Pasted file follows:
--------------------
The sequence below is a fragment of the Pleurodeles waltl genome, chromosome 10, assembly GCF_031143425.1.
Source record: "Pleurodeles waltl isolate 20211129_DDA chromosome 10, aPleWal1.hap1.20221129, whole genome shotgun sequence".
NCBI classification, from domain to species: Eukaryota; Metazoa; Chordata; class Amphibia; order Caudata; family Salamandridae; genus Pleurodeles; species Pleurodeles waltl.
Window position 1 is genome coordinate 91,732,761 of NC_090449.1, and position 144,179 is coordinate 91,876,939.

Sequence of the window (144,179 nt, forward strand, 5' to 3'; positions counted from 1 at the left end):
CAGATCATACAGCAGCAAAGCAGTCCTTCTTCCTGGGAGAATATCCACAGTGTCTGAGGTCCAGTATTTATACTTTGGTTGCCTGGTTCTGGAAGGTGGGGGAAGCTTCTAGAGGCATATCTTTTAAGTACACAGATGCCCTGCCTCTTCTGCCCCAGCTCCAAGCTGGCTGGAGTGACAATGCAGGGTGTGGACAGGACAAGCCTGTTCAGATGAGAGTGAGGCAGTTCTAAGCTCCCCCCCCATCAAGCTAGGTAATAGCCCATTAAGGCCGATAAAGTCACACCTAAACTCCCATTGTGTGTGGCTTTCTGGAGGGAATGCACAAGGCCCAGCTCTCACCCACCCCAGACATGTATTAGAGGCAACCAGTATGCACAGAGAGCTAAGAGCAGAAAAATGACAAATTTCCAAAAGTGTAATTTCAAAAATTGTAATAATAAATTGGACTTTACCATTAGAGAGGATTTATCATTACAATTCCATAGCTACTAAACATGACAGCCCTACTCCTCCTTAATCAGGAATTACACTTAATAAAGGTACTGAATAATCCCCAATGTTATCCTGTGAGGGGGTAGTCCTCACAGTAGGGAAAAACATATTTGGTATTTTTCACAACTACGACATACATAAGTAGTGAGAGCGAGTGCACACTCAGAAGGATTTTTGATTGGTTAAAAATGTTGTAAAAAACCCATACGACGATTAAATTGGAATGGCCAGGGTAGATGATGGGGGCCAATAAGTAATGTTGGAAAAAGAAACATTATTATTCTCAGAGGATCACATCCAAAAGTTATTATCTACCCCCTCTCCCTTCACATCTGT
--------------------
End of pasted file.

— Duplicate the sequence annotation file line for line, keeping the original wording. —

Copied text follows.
The sequence below is a fragment of the Pleurodeles waltl genome, chromosome 10, assembly GCF_031143425.1.
Source record: "Pleurodeles waltl isolate 20211129_DDA chromosome 10, aPleWal1.hap1.20221129, whole genome shotgun sequence".
NCBI classification, from domain to species: Eukaryota; Metazoa; Chordata; class Amphibia; order Caudata; family Salamandridae; genus Pleurodeles; species Pleurodeles waltl.
Window position 1 is genome coordinate 91,732,761 of NC_090449.1, and position 144,179 is coordinate 91,876,939.

Sequence of the window (144,179 nt, forward strand, 5' to 3'; positions counted from 1 at the left end):
CAGATCATACAGCAGCAAAGCAGTCCTTCTTCCTGGGAGAATATCCACAGTGTCTGAGGTCCAGTATTTATACTTTGGTTGCCTGGTTCTGGAAGGTGGGGGAAGCTTCTAGAGGCATATCTTTTAAGTACACAGATGCCCTGCCTCTTCTGCCCCAGCTCCAAGCTGGCTGGAGTGACAATGCAGGGTGTGGACAGGACAAGCCTGTTCAGATGAGAGTGAGGCAGTTCTAAGCTCCCCCCCCATCAAGCTAGGTAATAGCCCATTAAGGCCGATAAAGTCACACCTAAACTCCCATTGTGTGTGGCTTTCTGGAGGGAATGCACAAGGCCCAGCTCTCACCCACCCCAGACATGTATTAGAGGCAACCAGTATGCACAGAGAGCTAAGAGCAGAAAAATGACAAATTTCCAAAAGTGTAATTTCAAAAATTGTAATAATAAATTGGACTTTACCATTAGAGAGGATTTATCATTACAATTCCATAGCTACTAAACATGACAGCCCTACTCCTCCTTAATCAGGAATTACACTTAATAAAGGTACTGAATAATCCCCAATGTTATCCTGTGAGGGGGTAGTCCTCACAGTAGGGAAAAACATATTTGGTATTTTTCACAACTACGACATACATAAGTAGTGAGAGCGAGTGCACACTCAGAAGGATTTTTGATTGGTTAAAAATGTTGTAAAAAACCCATACGACGATTAAATTGGAATGGCCAGGGTAGATGATGGGGGCCAATAAGTAATGTTGGAAAAAGAAACATTATTATTCTCAGAGGATCACATCCAAAAGTTATTATCTACCCCCTCTCCCTTCACATCTGT